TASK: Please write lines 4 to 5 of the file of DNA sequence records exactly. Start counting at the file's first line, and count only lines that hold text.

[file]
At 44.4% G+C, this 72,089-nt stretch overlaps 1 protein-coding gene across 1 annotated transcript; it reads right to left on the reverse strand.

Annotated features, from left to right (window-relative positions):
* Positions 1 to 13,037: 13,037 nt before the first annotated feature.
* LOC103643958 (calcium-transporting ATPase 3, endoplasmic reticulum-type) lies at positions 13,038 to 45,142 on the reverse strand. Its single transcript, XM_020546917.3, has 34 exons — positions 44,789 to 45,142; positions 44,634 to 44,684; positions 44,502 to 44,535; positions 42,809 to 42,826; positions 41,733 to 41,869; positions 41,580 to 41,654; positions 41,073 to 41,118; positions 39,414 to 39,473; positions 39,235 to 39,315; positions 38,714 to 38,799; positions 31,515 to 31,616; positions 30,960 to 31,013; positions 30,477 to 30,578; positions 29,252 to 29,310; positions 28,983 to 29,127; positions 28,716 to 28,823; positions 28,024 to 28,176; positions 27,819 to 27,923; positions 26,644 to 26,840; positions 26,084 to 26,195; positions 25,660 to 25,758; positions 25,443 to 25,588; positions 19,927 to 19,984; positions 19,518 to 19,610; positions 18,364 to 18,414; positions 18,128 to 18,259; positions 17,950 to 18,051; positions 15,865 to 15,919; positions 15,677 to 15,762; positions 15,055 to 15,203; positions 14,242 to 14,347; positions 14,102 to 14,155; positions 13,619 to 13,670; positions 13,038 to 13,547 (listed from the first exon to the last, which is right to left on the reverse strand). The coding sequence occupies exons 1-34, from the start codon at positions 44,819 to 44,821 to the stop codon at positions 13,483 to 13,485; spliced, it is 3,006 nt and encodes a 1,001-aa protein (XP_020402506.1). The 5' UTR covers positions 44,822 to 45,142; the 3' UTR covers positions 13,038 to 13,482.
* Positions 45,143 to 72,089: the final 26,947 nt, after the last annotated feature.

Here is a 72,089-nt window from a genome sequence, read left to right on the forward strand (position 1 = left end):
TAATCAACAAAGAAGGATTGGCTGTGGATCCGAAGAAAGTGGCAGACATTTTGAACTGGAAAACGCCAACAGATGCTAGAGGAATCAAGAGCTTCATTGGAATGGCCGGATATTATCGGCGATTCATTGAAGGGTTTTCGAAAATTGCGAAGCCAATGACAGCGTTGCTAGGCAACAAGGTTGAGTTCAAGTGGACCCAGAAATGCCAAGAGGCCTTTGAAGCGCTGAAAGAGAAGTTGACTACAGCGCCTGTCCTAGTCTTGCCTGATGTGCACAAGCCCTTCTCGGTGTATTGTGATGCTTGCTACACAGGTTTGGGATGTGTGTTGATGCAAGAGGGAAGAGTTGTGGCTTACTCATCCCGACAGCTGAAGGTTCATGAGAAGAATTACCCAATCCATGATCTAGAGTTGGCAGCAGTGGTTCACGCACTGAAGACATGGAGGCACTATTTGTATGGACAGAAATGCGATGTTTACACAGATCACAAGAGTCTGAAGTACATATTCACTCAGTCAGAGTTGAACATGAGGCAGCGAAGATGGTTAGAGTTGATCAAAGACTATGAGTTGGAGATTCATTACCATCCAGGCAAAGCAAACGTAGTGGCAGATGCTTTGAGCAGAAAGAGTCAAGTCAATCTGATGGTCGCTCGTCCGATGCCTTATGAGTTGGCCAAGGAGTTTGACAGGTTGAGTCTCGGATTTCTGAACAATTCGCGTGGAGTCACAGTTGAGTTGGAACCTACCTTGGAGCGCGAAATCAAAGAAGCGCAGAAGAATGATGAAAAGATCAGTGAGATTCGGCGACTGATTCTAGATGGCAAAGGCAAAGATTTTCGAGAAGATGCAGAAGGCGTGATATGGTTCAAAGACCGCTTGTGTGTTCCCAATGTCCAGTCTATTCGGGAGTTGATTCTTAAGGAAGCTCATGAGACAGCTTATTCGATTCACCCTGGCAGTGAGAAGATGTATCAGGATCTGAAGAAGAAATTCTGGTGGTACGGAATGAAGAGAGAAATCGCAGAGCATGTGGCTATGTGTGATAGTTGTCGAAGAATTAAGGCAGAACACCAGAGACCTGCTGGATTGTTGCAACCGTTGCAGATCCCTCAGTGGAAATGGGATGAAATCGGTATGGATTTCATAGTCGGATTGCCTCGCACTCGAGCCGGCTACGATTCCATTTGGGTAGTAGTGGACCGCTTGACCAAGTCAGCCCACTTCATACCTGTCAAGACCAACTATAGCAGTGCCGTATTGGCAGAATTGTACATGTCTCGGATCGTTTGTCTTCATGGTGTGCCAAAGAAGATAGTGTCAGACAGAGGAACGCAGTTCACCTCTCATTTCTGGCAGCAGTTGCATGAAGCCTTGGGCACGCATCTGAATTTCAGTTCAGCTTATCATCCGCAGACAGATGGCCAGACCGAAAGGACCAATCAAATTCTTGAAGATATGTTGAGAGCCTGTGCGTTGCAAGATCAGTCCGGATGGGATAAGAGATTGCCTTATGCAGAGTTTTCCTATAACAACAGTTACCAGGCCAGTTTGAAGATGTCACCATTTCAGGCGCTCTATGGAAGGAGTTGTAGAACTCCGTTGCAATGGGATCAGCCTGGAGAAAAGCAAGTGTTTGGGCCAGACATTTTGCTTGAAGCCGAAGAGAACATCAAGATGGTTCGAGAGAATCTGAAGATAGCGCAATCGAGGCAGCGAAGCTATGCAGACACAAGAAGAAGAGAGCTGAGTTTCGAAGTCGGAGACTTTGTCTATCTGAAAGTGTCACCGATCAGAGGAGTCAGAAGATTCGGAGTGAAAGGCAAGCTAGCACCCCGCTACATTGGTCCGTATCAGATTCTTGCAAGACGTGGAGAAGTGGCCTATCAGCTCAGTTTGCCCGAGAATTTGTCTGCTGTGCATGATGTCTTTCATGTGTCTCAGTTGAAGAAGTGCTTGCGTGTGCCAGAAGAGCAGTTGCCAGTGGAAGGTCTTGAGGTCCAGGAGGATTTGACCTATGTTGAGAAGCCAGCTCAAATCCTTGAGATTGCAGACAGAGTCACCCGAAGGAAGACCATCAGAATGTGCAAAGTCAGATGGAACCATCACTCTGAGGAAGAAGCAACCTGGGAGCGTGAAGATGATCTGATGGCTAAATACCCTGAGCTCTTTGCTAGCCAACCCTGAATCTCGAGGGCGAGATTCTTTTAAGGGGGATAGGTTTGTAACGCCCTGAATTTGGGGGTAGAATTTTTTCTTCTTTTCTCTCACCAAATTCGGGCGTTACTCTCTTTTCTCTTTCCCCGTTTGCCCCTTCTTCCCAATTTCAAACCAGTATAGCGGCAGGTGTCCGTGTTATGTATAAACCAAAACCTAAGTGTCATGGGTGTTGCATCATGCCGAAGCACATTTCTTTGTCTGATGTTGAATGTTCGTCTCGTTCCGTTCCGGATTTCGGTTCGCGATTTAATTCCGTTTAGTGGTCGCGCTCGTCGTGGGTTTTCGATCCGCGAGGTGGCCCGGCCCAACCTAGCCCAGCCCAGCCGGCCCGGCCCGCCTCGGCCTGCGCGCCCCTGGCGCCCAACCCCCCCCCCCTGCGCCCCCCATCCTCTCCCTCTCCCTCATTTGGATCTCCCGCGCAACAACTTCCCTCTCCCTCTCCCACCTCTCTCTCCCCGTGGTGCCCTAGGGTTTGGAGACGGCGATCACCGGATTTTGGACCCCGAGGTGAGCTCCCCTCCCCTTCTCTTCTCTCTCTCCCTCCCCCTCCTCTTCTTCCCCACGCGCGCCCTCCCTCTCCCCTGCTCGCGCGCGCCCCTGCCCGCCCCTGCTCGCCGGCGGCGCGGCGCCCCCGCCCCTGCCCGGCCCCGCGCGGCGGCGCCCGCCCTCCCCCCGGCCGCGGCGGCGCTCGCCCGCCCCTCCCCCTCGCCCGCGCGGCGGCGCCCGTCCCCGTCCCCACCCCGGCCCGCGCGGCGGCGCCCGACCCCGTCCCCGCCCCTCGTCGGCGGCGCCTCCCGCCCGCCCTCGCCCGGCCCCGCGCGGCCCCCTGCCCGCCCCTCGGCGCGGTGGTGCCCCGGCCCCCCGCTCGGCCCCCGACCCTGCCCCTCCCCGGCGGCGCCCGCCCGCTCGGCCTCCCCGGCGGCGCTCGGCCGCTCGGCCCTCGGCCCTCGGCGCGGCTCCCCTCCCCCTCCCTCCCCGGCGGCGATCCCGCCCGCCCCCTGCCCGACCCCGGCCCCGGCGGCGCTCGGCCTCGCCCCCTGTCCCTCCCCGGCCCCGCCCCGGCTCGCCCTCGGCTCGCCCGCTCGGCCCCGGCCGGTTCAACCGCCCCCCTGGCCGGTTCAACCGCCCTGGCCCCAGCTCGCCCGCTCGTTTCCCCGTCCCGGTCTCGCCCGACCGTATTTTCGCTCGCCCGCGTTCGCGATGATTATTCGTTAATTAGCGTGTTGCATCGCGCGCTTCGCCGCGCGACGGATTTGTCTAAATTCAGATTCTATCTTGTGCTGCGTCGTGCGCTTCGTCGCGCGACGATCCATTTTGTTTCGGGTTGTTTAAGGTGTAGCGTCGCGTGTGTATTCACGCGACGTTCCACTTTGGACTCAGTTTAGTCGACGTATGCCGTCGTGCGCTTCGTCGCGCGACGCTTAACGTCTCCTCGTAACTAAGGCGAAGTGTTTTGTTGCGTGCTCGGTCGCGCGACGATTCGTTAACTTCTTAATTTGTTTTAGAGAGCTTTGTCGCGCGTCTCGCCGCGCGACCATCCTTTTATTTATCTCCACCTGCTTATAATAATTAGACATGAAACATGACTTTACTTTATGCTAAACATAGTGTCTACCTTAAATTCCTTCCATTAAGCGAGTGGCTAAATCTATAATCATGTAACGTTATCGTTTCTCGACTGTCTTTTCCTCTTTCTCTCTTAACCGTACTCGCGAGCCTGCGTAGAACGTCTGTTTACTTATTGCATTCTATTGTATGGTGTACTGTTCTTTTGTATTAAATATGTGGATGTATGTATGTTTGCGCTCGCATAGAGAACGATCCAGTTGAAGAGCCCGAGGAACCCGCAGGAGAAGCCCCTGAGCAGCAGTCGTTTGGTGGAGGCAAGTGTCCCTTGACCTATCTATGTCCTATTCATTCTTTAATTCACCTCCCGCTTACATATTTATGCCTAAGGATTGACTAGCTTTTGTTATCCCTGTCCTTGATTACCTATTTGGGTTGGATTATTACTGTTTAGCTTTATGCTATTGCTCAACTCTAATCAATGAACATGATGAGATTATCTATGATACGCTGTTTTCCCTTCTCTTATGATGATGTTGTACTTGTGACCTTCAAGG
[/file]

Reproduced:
* LOC103643958 (calcium-transporting ATPase 3, endoplasmic reticulum-type) lies at positions 13,038 to 45,142 on the reverse strand. Its single transcript, XM_020546917.3, has 34 exons — positions 44,789 to 45,142; positions 44,634 to 44,684; positions 44,502 to 44,535; positions 42,809 to 42,826; positions 41,733 to 41,869; positions 41,580 to 41,654; positions 41,073 to 41,118; positions 39,414 to 39,473; positions 39,235 to 39,315; positions 38,714 to 38,799; positions 31,515 to 31,616; positions 30,960 to 31,013; positions 30,477 to 30,578; positions 29,252 to 29,310; positions 28,983 to 29,127; positions 28,716 to 28,823; positions 28,024 to 28,176; positions 27,819 to 27,923; positions 26,644 to 26,840; positions 26,084 to 26,195; positions 25,660 to 25,758; positions 25,443 to 25,588; positions 19,927 to 19,984; positions 19,518 to 19,610; positions 18,364 to 18,414; positions 18,128 to 18,259; positions 17,950 to 18,051; positions 15,865 to 15,919; positions 15,677 to 15,762; positions 15,055 to 15,203; positions 14,242 to 14,347; positions 14,102 to 14,155; positions 13,619 to 13,670; positions 13,038 to 13,547 (listed from the first exon to the last, which is right to left on the reverse strand). The coding sequence occupies exons 1-34, from the start codon at positions 44,819 to 44,821 to the stop codon at positions 13,483 to 13,485; spliced, it is 3,006 nt and encodes a 1,001-aa protein (XP_020402506.1). The 5' UTR covers positions 44,822 to 45,142; the 3' UTR covers positions 13,038 to 13,482.
* Positions 45,143 to 72,089: the final 26,947 nt, after the last annotated feature.